Many people have trouble keeping their checkbooks balanced. Now that debit cards have made it easy to have money electronically transferred out of your bank account without even having to write a check, it takes extra effort to make sure you're tracking your money appropriately. With the help of a simple spreadsheet, many people manage their finances more closely and keep tabs on exactly how much money they have available on a day-to-day basis. Below, we'll look at how to set up a spreadsheet to help you balance your checkbook.
How to build the spreadsheet
Your check register can be a great guide to start your checkbook-balancing spreadsheet. You'll want to include columns for check numbers if any, transaction date, a description, and the amount of payment or deposit. A final column keeps the running balance, and you can add a separate column to hold a checkmark when items actually hit your account.
The only thing that's particularly tricky is figuring out how to do a running balance. In general, you'll want to do a formula that takes the balance from the previous line, adds in any amount in the deposit column, and subtracts out any amount in the payment column. That way, your balance will go down when you write a check or make a payment, and it will go up when you make a deposit -- just like you'd expect.
Balancing your checkbook
Each month, you'll get a statement that includes your recent checking account activity. Occasionally, the final balance will match up to one of the running balance figures in your spreadsheet. If that's the case, you can usually conclude that you're in balance.
Most of the time, though, some items will get credited to or debited from your account slightly out of order. In that case, you'll need to adjust your running balance to account for the missing items before comparing them to the balance on the statement. To do so, take the running balance for the last item to hit your account. Then add back in any payments that didn't hit your account, while subtracting any deposits that don't show up on your statement. Once you've done that, the balances should match up.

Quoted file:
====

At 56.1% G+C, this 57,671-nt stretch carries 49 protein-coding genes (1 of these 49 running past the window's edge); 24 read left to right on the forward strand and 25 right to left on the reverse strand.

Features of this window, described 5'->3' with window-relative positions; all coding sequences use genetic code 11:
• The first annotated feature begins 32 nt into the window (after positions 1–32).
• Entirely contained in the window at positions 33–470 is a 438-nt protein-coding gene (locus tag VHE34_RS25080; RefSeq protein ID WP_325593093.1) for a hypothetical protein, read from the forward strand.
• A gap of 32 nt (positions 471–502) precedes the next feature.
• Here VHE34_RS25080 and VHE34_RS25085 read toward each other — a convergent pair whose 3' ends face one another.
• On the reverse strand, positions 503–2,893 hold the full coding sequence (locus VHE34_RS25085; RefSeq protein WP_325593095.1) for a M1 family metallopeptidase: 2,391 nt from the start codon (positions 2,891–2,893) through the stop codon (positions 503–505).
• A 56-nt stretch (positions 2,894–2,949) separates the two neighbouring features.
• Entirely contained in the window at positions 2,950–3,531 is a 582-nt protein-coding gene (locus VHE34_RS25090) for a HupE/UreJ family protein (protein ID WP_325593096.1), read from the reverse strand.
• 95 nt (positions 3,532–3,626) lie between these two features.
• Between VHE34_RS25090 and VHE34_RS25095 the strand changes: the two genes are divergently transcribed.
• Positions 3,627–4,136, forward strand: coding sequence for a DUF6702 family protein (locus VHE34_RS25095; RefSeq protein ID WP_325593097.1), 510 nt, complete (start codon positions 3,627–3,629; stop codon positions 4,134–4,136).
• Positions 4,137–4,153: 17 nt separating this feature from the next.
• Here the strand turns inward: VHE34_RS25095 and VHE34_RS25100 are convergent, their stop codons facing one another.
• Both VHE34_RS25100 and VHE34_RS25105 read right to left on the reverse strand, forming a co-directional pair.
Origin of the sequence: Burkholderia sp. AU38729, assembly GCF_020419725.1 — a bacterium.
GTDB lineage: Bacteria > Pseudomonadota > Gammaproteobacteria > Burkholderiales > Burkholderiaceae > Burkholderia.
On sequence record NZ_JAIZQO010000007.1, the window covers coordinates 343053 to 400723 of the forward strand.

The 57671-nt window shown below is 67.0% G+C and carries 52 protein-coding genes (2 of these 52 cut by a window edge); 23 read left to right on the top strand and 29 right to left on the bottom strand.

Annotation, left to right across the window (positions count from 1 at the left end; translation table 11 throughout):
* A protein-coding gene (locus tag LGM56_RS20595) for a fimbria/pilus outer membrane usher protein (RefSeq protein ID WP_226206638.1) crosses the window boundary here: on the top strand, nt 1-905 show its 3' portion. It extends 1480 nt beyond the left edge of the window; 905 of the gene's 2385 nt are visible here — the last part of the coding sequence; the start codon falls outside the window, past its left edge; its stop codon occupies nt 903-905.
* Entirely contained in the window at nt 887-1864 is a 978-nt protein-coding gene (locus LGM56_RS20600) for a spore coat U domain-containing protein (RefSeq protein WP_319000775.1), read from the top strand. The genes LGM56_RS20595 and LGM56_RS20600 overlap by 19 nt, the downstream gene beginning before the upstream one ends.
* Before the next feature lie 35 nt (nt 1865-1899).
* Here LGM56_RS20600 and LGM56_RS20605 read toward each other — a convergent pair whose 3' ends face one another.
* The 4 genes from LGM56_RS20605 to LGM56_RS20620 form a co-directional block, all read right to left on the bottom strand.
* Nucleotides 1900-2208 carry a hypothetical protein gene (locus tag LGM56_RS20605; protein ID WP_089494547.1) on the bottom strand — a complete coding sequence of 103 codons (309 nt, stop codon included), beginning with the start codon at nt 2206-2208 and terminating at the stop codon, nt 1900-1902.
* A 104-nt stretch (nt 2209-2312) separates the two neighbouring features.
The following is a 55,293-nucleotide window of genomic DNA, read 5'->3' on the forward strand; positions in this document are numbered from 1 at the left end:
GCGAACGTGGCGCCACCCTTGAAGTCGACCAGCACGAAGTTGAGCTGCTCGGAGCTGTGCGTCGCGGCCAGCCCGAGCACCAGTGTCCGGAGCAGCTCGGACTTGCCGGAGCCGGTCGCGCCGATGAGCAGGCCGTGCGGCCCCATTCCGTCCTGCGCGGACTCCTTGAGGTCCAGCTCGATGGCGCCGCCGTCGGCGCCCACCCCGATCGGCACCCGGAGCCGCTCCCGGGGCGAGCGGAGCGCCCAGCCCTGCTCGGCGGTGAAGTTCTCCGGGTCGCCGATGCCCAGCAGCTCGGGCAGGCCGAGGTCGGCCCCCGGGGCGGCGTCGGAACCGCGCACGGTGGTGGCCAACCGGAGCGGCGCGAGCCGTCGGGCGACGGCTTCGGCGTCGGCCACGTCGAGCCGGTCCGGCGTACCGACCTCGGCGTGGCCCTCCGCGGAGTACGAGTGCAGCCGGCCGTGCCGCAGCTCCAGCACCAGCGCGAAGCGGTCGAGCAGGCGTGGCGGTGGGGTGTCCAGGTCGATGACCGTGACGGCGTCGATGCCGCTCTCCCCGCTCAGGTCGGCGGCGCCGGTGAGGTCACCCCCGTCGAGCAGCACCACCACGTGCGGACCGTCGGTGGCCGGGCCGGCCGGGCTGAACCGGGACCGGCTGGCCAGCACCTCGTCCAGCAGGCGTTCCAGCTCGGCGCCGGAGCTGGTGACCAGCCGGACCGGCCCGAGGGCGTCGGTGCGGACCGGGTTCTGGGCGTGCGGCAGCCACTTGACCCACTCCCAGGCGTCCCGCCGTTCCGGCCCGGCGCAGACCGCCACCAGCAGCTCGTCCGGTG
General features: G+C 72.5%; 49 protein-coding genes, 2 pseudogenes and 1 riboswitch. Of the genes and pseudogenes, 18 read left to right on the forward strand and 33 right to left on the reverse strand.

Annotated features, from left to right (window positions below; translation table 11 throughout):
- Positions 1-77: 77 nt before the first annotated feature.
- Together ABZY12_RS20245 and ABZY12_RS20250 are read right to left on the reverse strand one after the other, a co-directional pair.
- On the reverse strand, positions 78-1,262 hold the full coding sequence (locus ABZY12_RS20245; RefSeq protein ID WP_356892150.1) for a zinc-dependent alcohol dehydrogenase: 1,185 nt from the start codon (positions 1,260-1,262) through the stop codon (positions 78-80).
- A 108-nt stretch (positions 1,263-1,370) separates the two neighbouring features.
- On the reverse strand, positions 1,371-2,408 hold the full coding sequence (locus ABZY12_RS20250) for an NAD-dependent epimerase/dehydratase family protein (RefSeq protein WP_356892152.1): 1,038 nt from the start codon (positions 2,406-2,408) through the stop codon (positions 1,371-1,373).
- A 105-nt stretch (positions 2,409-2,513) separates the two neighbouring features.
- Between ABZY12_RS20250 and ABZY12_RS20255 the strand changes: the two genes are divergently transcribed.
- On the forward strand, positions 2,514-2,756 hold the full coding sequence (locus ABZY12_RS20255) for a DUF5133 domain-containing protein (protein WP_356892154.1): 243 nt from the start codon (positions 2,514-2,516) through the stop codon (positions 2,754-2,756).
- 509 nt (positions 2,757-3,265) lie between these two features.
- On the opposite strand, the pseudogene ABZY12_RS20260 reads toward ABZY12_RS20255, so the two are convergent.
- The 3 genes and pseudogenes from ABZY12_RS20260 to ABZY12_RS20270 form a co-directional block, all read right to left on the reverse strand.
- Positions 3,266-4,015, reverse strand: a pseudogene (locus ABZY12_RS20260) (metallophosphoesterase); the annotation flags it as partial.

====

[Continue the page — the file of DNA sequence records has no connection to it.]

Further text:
There are specialty software programs that use interfaces with banks to do much of this work automatically. For some, though, using a spreadsheet is a more satisfying and reliable way to make sure your finances are behaving the way you think they are.
This article is part of The Motley Fool's Knowledge Center, which was created based on the collected wisdom of a fantastic community of investors. We'd love to hear your questions, thoughts, and opinions on the Knowledge Center in general or this page in particular. Your input will help us help the world invest, better! Email us at email@example.com. Thanks -- and Fool on!
Try any of our Foolish newsletter services free for 30 days. We Fools may not all hold the same opinions, but we all believe that considering a diverse range of insights makes us better investors. The Motley Fool has a disclosure policy.